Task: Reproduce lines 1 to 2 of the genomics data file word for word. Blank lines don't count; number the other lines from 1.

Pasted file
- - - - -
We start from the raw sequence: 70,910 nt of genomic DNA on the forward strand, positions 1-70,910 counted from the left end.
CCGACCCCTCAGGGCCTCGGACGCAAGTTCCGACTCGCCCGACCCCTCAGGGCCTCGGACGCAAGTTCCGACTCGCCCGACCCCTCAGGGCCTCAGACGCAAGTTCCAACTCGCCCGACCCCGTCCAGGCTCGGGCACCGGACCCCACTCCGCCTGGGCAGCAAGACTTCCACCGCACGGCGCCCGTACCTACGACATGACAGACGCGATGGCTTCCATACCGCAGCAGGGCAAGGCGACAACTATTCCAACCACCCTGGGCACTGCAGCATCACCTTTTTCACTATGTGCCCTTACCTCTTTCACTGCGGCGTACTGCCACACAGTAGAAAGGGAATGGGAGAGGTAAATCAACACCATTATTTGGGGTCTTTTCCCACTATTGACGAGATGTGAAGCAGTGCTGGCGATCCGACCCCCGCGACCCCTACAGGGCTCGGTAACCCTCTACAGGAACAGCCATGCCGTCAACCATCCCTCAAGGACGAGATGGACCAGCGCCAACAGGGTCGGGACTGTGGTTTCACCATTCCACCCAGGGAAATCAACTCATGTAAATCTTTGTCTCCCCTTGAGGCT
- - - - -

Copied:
We start from the raw sequence: 70,910 nt of genomic DNA on the forward strand, positions 1-70,910 counted from the left end.
CCGACCCCTCAGGGCCTCGGACGCAAGTTCCGACTCGCCCGACCCCTCAGGGCCTCGGACGCAAGTTCCGACTCGCCCGACCCCTCAGGGCCTCAGACGCAAGTTCCAACTCGCCCGACCCCGTCCAGGCTCGGGCACCGGACCCCACTCCGCCTGGGCAGCAAGACTTCCACCGCACGGCGCCCGTACCTACGACATGACAGACGCGATGGCTTCCATACCGCAGCAGGGCAAGGCGACAACTATTCCAACCACCCTGGGCACTGCAGCATCACCTTTTTCACTATGTGCCCTTACCTCTTTCACTGCGGCGTACTGCCACACAGTAGAAAGGGAATGGGAGAGGTAAATCAACACCATTATTTGGGGTCTTTTCCCACTATTGACGAGATGTGAAGCAGTGCTGGCGATCCGACCCCCGCGACCCCTACAGGGCTCGGTAACCCTCTACAGGAACAGCCATGCCGTCAACCATCCCTCAAGGACGAGATGGACCAGCGCCAACAGGGTCGGGACTGTGGTTTCACCATTCCACCCAGGGAAATCAACTCATGTAAATCTTTGTCTCCCCTTGAGGCT